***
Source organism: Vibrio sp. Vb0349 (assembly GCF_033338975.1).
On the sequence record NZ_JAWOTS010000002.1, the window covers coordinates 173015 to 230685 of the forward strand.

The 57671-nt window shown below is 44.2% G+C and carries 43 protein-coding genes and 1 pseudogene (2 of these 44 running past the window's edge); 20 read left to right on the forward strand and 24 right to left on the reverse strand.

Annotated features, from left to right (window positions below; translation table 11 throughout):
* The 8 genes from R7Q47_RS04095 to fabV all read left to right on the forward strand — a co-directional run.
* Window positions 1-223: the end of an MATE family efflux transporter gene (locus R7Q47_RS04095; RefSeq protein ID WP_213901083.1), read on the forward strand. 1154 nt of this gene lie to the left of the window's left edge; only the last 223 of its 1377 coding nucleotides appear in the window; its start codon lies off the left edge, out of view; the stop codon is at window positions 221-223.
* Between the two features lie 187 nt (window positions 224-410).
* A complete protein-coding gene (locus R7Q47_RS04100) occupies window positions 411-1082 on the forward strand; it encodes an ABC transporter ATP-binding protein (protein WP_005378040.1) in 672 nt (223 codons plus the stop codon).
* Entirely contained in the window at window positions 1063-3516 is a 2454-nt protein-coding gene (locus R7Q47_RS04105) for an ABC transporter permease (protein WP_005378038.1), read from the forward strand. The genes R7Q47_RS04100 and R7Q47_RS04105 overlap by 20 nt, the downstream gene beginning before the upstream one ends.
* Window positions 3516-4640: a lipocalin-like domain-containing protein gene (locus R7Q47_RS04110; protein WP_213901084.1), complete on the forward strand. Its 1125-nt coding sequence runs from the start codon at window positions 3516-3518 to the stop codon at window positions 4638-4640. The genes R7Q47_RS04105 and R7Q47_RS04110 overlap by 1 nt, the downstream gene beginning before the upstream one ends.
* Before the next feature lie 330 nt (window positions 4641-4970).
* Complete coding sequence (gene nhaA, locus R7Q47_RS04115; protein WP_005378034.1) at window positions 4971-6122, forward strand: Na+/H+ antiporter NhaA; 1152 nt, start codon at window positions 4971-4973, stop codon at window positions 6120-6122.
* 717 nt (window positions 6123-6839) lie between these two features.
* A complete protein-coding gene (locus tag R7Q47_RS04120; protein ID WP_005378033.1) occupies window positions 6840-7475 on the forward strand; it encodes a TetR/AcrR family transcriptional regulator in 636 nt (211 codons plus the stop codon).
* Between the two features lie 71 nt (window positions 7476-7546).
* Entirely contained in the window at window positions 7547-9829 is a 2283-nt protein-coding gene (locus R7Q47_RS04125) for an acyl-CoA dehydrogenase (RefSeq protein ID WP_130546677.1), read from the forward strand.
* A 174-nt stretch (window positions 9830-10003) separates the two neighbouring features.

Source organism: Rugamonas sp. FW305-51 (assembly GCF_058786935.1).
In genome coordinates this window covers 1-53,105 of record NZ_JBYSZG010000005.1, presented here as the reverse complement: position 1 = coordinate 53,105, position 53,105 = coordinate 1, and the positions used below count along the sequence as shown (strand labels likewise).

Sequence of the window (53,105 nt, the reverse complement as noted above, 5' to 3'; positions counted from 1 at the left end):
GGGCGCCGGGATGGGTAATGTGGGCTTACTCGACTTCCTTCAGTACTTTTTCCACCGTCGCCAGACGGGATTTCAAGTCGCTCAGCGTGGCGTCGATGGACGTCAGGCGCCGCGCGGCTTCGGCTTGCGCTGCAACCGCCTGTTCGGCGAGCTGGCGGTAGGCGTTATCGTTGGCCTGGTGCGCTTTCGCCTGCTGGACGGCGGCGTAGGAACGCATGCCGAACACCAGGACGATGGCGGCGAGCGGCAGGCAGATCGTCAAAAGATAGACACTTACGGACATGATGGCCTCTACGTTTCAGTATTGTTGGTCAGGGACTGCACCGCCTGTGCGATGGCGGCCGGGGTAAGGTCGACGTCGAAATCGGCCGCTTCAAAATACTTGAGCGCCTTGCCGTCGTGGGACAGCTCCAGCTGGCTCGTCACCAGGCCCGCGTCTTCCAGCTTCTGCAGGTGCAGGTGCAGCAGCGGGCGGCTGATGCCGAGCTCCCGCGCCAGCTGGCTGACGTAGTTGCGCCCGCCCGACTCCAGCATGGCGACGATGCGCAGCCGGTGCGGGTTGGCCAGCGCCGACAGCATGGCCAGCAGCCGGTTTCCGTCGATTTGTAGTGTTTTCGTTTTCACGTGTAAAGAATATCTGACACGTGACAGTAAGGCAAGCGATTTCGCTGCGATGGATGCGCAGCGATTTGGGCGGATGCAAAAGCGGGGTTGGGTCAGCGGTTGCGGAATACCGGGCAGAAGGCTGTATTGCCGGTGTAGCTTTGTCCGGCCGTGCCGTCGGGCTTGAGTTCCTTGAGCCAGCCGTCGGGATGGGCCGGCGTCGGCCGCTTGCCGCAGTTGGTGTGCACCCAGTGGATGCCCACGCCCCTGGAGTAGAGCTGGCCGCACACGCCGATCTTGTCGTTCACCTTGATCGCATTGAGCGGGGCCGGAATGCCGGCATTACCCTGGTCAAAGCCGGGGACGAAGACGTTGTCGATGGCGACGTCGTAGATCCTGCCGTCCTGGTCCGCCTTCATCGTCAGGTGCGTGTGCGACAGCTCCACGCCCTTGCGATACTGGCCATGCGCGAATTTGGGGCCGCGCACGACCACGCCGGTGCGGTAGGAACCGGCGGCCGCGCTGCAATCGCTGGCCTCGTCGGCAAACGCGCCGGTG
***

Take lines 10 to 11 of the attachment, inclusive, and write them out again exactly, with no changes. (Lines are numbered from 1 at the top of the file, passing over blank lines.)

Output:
* Window positions 3516-4640: a lipocalin-like domain-containing protein gene (locus R7Q47_RS04110; protein WP_213901084.1), complete on the forward strand. Its 1125-nt coding sequence runs from the start codon at window positions 3516-3518 to the stop codon at window positions 4638-4640. The genes R7Q47_RS04105 and R7Q47_RS04110 overlap by 1 nt, the downstream gene beginning before the upstream one ends.
* Before the next feature lie 330 nt (window positions 4641-4970).